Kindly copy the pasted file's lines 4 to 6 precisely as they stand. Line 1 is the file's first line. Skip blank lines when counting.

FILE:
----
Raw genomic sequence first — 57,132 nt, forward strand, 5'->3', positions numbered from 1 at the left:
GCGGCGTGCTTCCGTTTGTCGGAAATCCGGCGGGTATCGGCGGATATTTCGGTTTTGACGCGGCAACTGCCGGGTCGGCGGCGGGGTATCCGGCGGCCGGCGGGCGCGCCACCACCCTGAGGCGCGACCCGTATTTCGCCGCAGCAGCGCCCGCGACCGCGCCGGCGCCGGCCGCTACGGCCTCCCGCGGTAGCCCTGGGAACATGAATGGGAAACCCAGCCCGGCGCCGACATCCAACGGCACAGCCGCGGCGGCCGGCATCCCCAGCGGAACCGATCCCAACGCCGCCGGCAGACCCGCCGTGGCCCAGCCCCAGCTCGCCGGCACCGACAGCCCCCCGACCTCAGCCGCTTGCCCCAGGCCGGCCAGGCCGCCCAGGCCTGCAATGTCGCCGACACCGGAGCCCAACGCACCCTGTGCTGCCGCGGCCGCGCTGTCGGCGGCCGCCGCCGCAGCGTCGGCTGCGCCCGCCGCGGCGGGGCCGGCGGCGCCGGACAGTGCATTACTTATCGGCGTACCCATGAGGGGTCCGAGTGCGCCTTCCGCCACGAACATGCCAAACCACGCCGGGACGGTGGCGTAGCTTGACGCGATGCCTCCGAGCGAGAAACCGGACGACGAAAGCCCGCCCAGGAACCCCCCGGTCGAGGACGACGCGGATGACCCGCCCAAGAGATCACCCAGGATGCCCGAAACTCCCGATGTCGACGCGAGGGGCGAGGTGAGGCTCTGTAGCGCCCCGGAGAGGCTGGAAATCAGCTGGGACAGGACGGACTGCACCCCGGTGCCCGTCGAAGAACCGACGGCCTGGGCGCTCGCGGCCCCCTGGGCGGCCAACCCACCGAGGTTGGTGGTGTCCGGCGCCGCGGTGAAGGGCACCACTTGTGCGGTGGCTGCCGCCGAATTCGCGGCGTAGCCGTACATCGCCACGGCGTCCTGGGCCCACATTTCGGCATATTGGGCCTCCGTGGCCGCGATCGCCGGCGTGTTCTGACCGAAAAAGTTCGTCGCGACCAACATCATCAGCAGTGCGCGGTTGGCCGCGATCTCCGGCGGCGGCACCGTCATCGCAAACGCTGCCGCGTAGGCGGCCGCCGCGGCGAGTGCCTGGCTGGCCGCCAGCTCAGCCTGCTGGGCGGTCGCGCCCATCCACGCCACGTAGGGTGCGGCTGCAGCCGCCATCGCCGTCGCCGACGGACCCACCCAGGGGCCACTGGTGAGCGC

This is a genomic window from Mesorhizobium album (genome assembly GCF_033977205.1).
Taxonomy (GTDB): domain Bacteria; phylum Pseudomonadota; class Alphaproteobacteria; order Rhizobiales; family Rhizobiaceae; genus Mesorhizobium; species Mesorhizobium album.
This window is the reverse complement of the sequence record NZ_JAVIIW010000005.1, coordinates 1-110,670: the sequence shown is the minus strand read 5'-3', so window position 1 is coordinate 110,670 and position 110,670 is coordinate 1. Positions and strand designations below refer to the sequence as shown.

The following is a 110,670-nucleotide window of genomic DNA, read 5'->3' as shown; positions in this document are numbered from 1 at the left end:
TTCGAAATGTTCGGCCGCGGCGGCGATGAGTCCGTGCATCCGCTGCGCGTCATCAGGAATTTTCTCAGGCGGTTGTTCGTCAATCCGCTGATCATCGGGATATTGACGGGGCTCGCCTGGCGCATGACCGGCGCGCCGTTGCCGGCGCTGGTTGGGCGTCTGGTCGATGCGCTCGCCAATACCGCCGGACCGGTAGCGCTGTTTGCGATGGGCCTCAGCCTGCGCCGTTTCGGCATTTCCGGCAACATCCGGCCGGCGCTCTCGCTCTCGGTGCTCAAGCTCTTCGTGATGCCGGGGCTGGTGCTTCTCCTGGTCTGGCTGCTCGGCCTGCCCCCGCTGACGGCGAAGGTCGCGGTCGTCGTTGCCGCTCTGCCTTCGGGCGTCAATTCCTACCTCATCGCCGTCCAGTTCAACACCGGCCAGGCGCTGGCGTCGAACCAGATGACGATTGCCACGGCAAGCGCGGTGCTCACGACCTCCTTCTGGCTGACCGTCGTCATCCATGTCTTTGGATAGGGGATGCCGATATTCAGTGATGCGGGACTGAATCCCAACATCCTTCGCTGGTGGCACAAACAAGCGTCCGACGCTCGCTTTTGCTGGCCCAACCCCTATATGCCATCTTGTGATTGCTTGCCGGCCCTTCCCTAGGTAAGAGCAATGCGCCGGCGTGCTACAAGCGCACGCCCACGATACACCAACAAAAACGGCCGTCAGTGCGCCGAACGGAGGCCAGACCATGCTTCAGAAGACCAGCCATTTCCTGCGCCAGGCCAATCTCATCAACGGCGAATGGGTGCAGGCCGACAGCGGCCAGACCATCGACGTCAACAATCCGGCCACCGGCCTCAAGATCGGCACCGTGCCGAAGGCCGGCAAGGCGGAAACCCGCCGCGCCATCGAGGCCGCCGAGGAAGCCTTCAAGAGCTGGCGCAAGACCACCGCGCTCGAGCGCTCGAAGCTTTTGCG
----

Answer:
Taxonomy (GTDB): domain Bacteria; phylum Pseudomonadota; class Alphaproteobacteria; order Rhizobiales; family Rhizobiaceae; genus Mesorhizobium; species Mesorhizobium album.
This window is the reverse complement of the sequence record NZ_JAVIIW010000005.1, coordinates 1-110,670: the sequence shown is the minus strand read 5'-3', so window position 1 is coordinate 110,670 and position 110,670 is coordinate 1. Positions and strand designations below refer to the sequence as shown.

The following is a 110,670-nucleotide window of genomic DNA, read 5'->3' as shown; positions in this document are numbered from 1 at the left end: